Trump rose to power by shamelessly refusing to live within the constraints of the reality the rest of us do. He decided that the truth was whatever he wanted it to be and that there was no such thing as a lie. And we let him get away with it. The repercussions of this for our society are immeasurable.

The following piece was originally published as part of our digital magazine, Banter M, back in June of this year. The phenomenon it dealt with -- our new age of post-reality politics -- feels as if it's since become preeminent and paralyzing. The triumph of Donald Trump's fact-free campaign, where outright lies replaced the tradition of shame in the face of them, has turned the world upside-down. 

If facts simply don't matter anymore, the foundation of our discourse and even our society itself comes undone. When the way to dodge unpleasant or inconvenient reality is to simply refuse to accept it -- and everyone goes along with this ruse because, well, what choice do they have -- we're creating a dangerous world of absolute unaccountability. How do you force someone agree to adhere to the rules the rest of us do when they simply will not?  

It was impossible to imagine that the truth and the consequences stemming from them were such fragile things. That all it would take to undo them is someone audacious enough to, when confronted with hard facts, look into a camera and say, as Trump surrogate Michael Cohen said in a now infamous interview that we didn't know at the time was actually the defining moment of the Trump campaign, "Says who?" 

The other day I was driving fast along the 101 freeway here in Los Angeles when a woman pulled up next to me in a gunmetal gray Jaguar F-Type. The top was down and so taking her in, in all her glory, wasn't just easy, it sort of cried out to be done. She was well past middle-age, with hair an unearthly color and pulled up on top of her head, wearing giant white-rimmed Prada sunglasses and a silk scarf around her neck. She was, to put it mildly, the living embodiment of Beverly Hills. The look. The clothes. And of course that car -- that Jag roadster. Except here's the thing: it wasn't a Jag. Sure, it had the Jaguar badges on the hood, the trunk, and at the center of its tire rims. It even had the chrome "Jaguar" label on its side just behind the front tire. But it wasn't a Jaguar. It was a Pontiac Solstice. Not a modified Pontiac Solstice with a Jaguar F-Type body or anything like that. No, just a plain old Pontiac Solstice, the kind that stopped production in 2010 and which can now be bought for as little as nine grand used -- a very far cry from $64-thousand sticker price of a base model 2017 F-Type.

It was really kind of an astonishing sight. Who the hell slaps Jaguar insignia on a Pontiac and figures no one will know the difference? Who is this bad disguise designed to fool? Did she honestly hope that no one in, of all places, L.A. would know what a Jaguar F-Type actually looks like? Or was she simply, in some breathtaking display of self-delusion, trying to convince her and only her that she wasn't driving the car she so obviously was? Was the status of driving a Jag so important to her that she simply had to feel like she was driving one even though she wasn't? Most importantly, what would she say if someone rightly pointed at her Pontiac and said, "That's not a Jaguar"? Wouldn't she have to insist that, why yes, it is! And how could she say that without seeming like a completely crazy person? How willfully detached from reality do you have to be to deny that your car is what it is and literally pretend it's something completely different? It's not like she picked up a counterfeit Jag on Canal Street like she'd bought a fake Gucci purse. This was a Pontiac.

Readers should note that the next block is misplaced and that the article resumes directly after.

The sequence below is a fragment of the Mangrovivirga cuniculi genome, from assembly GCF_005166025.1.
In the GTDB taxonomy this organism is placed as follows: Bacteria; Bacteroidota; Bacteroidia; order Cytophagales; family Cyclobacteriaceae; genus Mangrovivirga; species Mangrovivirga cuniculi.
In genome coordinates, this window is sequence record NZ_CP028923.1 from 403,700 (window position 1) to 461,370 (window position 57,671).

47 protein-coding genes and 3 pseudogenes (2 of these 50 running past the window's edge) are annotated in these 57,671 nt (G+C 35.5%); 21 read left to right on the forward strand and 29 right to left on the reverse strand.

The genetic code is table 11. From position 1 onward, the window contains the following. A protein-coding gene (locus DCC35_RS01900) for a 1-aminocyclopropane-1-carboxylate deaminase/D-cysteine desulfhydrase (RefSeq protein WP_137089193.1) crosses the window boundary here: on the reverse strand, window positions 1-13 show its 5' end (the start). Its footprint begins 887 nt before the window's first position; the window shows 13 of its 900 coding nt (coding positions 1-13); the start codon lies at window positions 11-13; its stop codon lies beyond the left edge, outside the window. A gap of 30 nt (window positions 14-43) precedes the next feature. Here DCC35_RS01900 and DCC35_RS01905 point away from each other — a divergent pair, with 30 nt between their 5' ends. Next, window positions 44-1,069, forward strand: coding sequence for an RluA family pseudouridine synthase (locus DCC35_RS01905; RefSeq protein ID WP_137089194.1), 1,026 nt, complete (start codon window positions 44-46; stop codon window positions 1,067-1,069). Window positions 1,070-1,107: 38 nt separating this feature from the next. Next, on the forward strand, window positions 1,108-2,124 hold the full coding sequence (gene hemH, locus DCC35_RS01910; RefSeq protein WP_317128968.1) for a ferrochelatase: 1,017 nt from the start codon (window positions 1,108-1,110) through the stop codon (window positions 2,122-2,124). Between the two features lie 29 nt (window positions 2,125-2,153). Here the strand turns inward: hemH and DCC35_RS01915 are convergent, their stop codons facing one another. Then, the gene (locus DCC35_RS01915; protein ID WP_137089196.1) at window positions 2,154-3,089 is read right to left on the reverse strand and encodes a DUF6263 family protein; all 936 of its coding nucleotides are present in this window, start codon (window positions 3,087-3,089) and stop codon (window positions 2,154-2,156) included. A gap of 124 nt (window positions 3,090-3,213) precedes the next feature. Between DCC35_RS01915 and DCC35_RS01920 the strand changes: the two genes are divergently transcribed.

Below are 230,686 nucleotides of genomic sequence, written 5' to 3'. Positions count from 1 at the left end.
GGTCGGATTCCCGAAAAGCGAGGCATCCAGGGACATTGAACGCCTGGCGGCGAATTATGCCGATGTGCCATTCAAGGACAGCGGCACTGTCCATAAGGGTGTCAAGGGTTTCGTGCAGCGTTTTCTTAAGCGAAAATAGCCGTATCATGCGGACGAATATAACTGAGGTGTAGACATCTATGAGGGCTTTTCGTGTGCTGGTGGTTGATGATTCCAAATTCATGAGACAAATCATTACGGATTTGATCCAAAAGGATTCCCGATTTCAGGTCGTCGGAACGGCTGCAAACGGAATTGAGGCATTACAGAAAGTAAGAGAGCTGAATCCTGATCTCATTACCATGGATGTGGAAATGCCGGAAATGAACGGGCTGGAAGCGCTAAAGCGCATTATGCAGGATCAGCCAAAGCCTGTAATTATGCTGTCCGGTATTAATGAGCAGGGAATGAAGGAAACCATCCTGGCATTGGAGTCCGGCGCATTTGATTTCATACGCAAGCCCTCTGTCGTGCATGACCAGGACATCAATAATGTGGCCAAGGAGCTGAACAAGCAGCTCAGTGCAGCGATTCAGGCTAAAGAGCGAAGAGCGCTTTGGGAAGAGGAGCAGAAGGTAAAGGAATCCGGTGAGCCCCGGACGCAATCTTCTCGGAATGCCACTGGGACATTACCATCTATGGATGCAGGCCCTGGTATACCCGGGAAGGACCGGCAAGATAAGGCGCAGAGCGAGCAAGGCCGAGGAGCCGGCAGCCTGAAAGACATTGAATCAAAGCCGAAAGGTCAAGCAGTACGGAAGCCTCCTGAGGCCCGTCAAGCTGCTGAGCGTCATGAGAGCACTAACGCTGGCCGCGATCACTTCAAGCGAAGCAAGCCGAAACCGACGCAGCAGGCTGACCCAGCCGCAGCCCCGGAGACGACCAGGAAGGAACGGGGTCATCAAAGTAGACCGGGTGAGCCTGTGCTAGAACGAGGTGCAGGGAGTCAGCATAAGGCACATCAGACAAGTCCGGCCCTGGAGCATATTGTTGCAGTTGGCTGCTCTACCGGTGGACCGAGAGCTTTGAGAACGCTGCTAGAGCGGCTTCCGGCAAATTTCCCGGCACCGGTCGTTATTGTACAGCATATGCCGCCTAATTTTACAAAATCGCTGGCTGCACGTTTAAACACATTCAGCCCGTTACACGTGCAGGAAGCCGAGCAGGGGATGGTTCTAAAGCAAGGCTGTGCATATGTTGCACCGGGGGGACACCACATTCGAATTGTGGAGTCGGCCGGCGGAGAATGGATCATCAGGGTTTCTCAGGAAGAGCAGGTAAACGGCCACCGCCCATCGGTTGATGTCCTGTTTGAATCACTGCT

In November of last year, Donald Trump claimed that on 9/11 there were "thousands and thousands" of Muslims celebrating the destruction of the World Trade Center right across the river from its wreckage, in New Jersey. It was, of course, utter bullshit. A nonsense story pulled directly out of his old, orange ass. In an effort to prove his confirmation bias, Trump retroactively went on a Google rampage but the best he could come up with was a report on MTV that showed Guardian Angels founder and equally ridiculous caricature from New York's 1980s Curtis Sliwa saying there was sporadic cheering in some Muslim communities, but that report was later debunked by MTV's own reporting. To date there's been no legitimate proof whatsoever provided that confirms Trump's claim -- and that's because it just didn't happen. Had there been thousands of Muslims celebrating the demise of 3,000 Americans just a couple of miles from where most of them died, that would've been the biggest sidebar story that day -- mostly because the neighborhoods where it was supposedly happening would've been burned to the ground in response.

What Trump did, of course, was tell a story that simply wasn't true. There are two possibilities for why he would do something like that and neither is very reassuring in terms of what it says about his personality. Either he lied outright, knowing full well what was coming out of his mouth was crap, or he genuinely believed he had seen Muslims cheering in the streets, making his brain basically a piece of syphilitic Swiss cheese. What's most important to keep in mind, though, is that once journalists, fact-checkers, and people with functional temporal lobes corrected his story, he doubled-down. He didn't back off and say, "Well, maybe I was mistaken." He insisted he'd seen it. He insisted it had happened, even though there was no evidence for it and was, in fact, evidence to the contrary. He simply didn't care that he wasn't telling the truth. It was as if the truth wasn't a tangible thing, something inarguable and set in stone. It was as if the truth could be negotiated and were susceptible to opinion, as if it was whatever he said it was at any given moment. Trump creates his own truth, in other words.